By Ruth McKee
Elderly patients in hospitals across England are subject to 'alarming' care, with some hospitals allowing patients to go hungry or ignoring them completely, according to a report published today.
The Care Quality Commission (CQC) carried out unannounced inspections of 100 hospitals across England and found only 45 to meet basic standards on providing adequate care in terms of nutrition and dignity to elderly patients.
In some cases the regulator discovered 'alarming' practices such as help bells being placed out of patients' reach, staff treating their elderly patients in a patronising or dismissive manner and found some patients subject to humiliation when curtains failed to be closed properly around their beds during examinations and procedures.
The CQC also found that often patients were left to go hungry when staff failed to properly assist in feeding those who had difficulty eating, with meals left to go cold before help was given.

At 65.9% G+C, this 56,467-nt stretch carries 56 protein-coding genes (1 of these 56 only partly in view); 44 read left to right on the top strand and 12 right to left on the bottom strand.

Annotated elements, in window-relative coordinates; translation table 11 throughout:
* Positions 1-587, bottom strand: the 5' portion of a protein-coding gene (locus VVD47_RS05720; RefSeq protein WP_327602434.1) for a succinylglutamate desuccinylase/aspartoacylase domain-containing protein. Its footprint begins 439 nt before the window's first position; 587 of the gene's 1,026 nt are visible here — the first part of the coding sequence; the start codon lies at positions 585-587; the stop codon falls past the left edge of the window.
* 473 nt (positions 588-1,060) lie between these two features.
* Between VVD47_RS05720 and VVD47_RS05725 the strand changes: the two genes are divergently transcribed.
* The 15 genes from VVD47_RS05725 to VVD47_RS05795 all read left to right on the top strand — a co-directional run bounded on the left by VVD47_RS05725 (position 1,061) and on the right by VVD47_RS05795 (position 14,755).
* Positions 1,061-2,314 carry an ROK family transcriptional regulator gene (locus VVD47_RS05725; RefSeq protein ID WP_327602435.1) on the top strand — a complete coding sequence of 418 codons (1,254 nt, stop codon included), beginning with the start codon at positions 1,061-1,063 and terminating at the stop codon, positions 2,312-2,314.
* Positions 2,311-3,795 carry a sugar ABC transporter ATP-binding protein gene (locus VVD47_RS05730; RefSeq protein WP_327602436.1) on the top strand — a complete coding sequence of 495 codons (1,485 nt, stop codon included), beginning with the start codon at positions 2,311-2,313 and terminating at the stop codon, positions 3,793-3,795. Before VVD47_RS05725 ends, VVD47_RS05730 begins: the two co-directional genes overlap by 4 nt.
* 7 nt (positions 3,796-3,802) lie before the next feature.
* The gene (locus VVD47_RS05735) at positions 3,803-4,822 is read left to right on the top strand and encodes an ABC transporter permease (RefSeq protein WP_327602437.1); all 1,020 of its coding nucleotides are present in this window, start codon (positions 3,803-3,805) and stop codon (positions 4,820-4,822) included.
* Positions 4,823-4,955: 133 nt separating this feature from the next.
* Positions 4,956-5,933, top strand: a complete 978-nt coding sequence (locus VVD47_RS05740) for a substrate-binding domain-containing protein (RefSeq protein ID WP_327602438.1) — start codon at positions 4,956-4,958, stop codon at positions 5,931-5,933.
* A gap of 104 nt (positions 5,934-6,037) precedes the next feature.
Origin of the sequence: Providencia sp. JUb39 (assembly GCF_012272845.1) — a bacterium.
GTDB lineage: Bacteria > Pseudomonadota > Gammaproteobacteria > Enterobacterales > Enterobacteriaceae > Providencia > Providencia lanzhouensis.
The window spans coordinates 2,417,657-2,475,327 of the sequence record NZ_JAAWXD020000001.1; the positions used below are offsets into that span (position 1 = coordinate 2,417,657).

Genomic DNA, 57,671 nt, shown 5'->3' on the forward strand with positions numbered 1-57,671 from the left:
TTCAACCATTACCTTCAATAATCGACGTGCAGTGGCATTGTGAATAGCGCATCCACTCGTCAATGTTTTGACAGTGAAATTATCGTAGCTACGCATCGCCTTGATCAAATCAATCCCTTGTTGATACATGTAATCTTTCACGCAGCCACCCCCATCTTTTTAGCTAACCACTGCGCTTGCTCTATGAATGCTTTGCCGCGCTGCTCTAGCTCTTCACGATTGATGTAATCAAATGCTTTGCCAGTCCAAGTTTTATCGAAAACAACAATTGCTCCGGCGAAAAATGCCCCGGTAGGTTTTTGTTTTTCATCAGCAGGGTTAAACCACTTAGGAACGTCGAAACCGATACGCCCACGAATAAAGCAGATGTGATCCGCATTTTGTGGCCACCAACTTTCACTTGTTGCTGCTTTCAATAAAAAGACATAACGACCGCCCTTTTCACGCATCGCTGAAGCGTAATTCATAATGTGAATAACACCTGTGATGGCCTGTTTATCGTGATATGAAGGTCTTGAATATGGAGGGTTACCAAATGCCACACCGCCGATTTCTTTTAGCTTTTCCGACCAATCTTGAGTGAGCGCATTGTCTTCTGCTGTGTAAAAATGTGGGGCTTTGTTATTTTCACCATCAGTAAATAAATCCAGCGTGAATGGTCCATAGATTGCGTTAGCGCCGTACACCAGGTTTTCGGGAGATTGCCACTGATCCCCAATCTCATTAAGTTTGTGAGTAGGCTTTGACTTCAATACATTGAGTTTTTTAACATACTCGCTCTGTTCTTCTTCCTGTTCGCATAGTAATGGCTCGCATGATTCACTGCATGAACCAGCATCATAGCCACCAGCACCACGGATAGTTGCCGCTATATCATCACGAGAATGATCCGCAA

"The fact that over half of hospitals were falling short to some degree in the basic care they provided to elderly people is truly alarming and deeply disappointing," CQC chair Dame Jo Williams said.
"This report must result in action," she added.
Charities which had lobbied health secretary Andrew Lansley to instigate the inspections have said the report confirms what they knew informally about care of the elderly in hospitals.
"This shows shocking complacency on the part of those hospitals towards an essential part of good healthcare and there are no excuses," said Michelle Mitchell, charity director of Age UK.
Age UK is demanding the commission now carry out spot checks of hospitals on a regular basis and is lobbying for hospitals to publish rates of malnutrition on their wards.